By Holly Campbell
LAFAYETTE (WLFI) - An Indiana law banning registered sex offenders from using social media sites like Facebook and Twitter was found unconstitutional by a federal judge.
"I think a lot of that falls into the parents responsibilities, but then what do you do for those children that don't have parents involved. I think it is wise for the community to try and protect them," Rochelle Jones of Lafayette said.
Last June U.S.. District Judge Tanya Walton Pratt upheld the law saying the state has a strong interest in doing just that, protecting children. Pratt said social networking provides sexual predators the ability to prey on children.
- It also provides a way for scammers to target victims and ruin their lives as well, or gang members to recruit new children into their gangs, or thieves to find when you are or aren't home, but we don't see you passing laws to prevent that.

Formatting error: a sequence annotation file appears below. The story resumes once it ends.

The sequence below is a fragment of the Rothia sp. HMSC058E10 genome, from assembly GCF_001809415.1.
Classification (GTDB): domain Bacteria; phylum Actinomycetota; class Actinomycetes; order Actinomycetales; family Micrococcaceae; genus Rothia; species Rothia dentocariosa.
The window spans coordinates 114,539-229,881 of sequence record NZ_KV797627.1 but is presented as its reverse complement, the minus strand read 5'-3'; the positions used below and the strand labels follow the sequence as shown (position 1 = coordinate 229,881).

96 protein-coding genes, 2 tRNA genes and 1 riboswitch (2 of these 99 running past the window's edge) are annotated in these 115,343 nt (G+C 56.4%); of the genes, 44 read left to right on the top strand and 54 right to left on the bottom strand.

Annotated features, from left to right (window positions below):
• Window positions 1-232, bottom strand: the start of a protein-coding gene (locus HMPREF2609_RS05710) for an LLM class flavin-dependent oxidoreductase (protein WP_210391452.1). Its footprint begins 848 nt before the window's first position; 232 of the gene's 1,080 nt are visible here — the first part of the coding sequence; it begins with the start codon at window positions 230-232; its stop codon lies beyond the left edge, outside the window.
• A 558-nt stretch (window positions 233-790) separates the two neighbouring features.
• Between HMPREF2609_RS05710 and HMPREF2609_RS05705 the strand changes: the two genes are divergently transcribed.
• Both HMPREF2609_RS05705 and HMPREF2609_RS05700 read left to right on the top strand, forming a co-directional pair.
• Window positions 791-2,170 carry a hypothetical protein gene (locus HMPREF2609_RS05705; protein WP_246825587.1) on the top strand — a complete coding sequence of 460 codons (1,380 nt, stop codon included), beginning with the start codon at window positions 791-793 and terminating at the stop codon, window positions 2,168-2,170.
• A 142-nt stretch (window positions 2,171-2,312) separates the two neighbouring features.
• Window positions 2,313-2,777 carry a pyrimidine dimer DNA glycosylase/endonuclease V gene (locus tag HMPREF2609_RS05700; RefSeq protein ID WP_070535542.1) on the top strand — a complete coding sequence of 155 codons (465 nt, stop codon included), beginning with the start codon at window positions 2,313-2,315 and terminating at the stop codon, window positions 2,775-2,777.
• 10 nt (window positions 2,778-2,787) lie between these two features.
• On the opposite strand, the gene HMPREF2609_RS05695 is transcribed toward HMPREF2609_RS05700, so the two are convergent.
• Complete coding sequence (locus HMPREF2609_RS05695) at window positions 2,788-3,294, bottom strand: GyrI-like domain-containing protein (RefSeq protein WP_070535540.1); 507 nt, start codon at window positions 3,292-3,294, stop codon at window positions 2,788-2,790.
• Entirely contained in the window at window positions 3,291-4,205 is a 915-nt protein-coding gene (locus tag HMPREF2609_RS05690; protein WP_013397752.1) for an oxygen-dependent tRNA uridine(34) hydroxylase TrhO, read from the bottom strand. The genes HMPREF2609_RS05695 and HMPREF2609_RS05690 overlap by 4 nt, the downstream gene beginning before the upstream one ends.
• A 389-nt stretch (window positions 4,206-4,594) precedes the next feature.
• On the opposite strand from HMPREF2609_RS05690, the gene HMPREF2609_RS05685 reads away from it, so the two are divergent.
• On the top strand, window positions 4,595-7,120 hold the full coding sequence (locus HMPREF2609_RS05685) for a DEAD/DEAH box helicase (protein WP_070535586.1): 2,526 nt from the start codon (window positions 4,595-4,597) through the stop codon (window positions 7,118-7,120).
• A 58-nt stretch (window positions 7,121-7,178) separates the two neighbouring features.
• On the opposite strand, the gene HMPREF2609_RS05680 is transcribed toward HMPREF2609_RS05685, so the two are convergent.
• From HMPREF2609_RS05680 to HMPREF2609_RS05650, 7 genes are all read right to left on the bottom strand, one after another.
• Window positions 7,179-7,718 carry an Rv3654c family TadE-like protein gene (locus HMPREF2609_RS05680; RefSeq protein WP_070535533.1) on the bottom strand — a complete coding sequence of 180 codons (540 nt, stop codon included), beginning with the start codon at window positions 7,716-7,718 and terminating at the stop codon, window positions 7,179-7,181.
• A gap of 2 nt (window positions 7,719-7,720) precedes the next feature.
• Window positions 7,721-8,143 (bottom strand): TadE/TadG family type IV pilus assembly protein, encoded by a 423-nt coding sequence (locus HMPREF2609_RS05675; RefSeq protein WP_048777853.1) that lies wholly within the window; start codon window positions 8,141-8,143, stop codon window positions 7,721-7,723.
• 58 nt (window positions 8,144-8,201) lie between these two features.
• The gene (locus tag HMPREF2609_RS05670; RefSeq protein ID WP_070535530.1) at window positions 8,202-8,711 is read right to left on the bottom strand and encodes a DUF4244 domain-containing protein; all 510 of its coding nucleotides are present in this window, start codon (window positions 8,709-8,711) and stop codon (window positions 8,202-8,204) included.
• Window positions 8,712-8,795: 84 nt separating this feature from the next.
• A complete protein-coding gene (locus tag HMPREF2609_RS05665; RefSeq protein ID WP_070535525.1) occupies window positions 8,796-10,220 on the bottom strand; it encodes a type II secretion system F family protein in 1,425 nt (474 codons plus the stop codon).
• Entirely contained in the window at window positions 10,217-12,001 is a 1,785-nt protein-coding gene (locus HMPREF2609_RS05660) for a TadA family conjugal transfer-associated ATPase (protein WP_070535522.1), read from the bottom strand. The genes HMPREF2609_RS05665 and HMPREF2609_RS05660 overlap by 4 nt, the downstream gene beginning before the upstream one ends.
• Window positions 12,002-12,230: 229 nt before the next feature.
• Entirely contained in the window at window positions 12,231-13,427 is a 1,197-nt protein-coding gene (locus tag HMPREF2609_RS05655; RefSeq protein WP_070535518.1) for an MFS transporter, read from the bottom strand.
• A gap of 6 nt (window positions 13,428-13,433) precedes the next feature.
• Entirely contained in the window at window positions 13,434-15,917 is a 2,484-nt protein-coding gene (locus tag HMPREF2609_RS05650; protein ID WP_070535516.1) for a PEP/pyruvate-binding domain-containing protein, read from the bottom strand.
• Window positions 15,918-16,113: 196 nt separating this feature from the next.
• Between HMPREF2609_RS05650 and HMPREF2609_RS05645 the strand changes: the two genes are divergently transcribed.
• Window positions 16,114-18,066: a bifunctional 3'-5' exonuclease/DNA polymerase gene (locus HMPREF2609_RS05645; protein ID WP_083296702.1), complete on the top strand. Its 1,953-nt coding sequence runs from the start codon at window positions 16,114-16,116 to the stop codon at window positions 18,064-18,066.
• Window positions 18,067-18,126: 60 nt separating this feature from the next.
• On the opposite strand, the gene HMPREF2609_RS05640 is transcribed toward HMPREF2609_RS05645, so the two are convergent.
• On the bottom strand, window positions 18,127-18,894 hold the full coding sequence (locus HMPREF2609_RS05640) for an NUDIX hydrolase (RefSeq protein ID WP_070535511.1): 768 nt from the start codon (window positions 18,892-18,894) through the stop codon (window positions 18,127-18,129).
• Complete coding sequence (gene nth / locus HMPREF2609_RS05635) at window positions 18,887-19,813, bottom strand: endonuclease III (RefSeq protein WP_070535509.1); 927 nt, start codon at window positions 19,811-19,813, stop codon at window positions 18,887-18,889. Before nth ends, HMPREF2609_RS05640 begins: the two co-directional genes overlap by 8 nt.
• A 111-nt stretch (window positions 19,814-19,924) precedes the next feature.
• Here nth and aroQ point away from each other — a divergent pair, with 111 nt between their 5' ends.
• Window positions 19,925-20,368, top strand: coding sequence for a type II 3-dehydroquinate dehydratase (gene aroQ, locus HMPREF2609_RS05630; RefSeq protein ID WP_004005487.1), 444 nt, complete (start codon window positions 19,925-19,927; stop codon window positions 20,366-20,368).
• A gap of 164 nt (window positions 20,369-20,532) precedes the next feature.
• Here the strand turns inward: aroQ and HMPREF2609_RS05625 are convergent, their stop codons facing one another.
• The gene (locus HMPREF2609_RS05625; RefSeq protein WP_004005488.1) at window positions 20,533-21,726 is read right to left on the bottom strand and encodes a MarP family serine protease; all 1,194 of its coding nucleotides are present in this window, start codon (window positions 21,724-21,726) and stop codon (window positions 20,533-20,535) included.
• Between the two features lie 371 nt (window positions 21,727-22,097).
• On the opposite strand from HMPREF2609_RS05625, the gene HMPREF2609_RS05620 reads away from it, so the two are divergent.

The American Civil Liberties Union of Indiana filed the class-action lawsuit on behalf of a man who served three years for child exploitation. They appealed the June ruling and agree with the most recent ruling that the law was too broad.
"Indiana has already made it a crime to engage in, as I said, not only solicitation just sort of succeeding in doing something horrible but even inappropriate communication with children that's already illegal, so what you're asking is that we are going to make any contact with social media illegal and that's just too broad," Indiana ACLU Legal Director Ken Faulk said.
Just last week a Crawfordsville man was arrested for seven felony counts of sexual misconduct with a minor after using social media to make contact with the minor. According to court documents, 53-year-old [name withheld] met a 15-year-old boy on Facebook. He committed sexual acts at least 6 times with the boy over a span of 18 months. [name withheld] was not a registered sex offender.
- So punish the individual not an entire group!